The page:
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Oil Eases But Still Near $50

26/01/2005 11:29
Oil prices edged lower on Wednesday, keeping within sight of $50 a barrel on supply worries in the United States, where weekly data is expected to show a draw in distillate inventories.
A refinery fire in Louisiana helped send prices to a new eight-week high of $49.75 a barrel on Tuesday, highlighting the market's sensitivity to supply disruptions ahead of this weekend's Iraqi elections and OPEC policy meeting.

U.S. light crude was down 21 cents to $49.43 a barrel, but up nearly 14 percent since the start of the year after the eastern United States was hit with the first severe cold snap of the winter, boosting demand for heating oil supplies.

London Brent was down 26 cents at $46.75 a barrel after hitting a nearly three-month peak on Tuesday.

Prices leapt on Tuesday after ConocoPhillips said it had slowed production at its Belle Chasse, Louisiana, refinery after a fire at the weekend that traders said cut gasoline output. But for most, the focus remained on winter fuels.

U.S. supplies of heating oil were running about 4 percent below last year, the most recent government figures showed, and analysts forecast a 2.6 million-barrel fall in total distillates stocks for the week to Jan 21.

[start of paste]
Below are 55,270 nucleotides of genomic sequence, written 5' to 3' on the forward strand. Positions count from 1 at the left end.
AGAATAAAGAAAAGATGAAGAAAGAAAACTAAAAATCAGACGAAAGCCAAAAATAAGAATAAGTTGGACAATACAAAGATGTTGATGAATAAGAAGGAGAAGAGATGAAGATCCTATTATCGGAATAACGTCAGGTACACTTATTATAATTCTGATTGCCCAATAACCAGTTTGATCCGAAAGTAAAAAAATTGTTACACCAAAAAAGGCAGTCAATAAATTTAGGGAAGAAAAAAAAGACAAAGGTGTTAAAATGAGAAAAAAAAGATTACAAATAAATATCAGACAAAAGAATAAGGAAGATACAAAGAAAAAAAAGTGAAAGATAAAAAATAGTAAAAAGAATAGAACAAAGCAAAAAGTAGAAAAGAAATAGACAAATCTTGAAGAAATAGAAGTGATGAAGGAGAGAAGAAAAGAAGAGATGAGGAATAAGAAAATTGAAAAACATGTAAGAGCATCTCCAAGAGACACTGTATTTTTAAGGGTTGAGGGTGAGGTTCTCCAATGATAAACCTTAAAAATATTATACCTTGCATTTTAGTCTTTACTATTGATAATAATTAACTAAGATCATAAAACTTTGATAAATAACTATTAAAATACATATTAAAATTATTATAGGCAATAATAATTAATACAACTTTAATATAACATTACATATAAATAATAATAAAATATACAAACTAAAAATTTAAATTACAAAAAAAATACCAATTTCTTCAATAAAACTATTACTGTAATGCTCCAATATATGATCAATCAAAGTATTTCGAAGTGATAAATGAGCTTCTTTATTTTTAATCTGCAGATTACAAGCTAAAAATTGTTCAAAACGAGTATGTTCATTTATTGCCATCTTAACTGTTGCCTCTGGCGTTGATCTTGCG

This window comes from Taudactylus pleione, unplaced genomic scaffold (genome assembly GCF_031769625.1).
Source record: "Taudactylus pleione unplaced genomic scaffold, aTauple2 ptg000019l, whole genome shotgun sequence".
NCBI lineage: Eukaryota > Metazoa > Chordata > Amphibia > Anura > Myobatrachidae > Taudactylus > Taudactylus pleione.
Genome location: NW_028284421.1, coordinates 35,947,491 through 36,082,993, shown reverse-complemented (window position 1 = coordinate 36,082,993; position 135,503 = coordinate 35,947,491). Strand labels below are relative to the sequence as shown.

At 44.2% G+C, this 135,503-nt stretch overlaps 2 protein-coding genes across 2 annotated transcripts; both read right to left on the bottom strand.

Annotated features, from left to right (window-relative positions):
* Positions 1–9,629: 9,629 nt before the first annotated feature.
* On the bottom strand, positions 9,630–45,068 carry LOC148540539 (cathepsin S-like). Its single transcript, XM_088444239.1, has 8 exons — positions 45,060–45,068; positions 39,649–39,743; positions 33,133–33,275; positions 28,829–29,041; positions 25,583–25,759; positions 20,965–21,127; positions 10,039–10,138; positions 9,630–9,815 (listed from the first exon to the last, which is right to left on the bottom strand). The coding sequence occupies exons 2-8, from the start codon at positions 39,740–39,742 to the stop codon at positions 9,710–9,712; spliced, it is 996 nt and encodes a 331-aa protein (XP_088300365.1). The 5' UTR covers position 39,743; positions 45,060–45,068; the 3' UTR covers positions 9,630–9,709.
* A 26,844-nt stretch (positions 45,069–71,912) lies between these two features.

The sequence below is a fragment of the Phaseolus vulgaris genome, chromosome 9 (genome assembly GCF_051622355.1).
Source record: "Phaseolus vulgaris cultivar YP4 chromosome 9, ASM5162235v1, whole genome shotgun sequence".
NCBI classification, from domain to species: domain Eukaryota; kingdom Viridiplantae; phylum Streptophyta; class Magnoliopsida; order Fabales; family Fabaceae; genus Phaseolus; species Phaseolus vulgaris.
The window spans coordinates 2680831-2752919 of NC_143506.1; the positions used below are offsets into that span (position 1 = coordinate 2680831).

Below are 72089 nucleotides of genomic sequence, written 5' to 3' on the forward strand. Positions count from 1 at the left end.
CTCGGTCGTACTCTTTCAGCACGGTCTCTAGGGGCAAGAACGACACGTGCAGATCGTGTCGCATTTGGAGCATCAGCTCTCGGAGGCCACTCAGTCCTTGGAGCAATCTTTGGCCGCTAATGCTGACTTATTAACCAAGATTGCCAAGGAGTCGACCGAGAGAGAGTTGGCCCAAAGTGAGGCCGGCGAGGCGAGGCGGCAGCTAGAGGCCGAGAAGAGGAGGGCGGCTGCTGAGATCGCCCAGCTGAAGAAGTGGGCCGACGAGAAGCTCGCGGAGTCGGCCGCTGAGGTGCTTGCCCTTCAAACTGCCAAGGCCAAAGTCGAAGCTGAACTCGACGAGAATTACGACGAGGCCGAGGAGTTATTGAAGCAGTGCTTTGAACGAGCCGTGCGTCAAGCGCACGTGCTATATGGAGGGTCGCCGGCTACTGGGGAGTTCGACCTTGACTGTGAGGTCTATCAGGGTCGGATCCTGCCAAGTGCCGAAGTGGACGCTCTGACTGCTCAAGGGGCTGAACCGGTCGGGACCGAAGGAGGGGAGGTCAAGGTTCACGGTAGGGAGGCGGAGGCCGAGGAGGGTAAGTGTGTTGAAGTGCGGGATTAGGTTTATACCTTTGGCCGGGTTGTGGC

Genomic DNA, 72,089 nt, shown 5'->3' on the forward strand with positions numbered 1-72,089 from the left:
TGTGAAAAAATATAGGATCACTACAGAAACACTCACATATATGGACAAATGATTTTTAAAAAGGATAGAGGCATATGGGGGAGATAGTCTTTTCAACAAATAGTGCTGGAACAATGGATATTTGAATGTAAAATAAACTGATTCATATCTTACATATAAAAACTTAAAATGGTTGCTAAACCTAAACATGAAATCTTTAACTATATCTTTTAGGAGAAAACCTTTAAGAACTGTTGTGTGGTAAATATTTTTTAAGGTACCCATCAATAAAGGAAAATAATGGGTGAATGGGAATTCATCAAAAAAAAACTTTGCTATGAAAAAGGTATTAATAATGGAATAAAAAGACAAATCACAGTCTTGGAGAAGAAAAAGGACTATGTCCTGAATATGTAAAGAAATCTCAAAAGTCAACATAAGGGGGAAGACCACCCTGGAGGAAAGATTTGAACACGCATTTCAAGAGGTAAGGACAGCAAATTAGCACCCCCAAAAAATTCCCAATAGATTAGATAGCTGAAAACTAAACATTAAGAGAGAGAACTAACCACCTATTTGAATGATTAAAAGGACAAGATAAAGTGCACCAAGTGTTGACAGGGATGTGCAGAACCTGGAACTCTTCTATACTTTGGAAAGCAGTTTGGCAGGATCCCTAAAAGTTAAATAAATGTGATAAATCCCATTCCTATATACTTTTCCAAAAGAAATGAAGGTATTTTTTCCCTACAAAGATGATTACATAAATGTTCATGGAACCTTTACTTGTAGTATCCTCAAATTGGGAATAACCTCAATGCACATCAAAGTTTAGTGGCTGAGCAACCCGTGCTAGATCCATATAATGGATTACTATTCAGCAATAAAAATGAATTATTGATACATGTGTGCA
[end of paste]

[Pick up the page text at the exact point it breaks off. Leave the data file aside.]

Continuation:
Inventories of crude oil and gasoline, both in surplus versus a year ago, were expected to have risen. Data is due at 10:30 a.m. EST.


"While U.S. stocks have continued to build, distillate (and particularly heating oil) stocks remain tight in the wake of the storms in the Gulf of Mexico and winter demand," Citigroup said in a research report.

"This, along with continued fear in the run-up to this weekend's Iraqi elections, has served as the primary support for oil prices in recent weeks," the report said.

Winter arrived late for most of the northern Hemisphere but has hit hard in the last few weeks, helping pull down kerosene heating fuel stocks in number-three oil user Japan by 7.7 percent over the last week, industry data showed on Wednesday.

Frigid temperatures in the U.S. Northeast, the biggest heating oil market in the world, are forecast to ease by next week and stay warmer than usual in February and March, helping alleviate resurfacing worries about a winter supply squeeze.

But traders are unlikely to sell the market heavily ahead of Sunday's Iraqi elections and a meeting of the Organization of the Petroleum Exporting Countries (OPEC), either of which could yield surprises.
A host of OPEC ministers said this week that oil prices were too high to justify cutting production, despite some fear of a build in supplies during the seasonally weak second quarter. OPEC's top producer, Saudi Arabia, has yet to state any preference.

In Iraq, traders fear the elections could spur more sabotage against the country's oil sector, possibly even disrupting the 1.5 million barrels per day (bpd) of southern exports that have been relatively untroubled by attacks.

The northern export pipeline has been the target of repeated attacks by militants and has been shut for more than a month.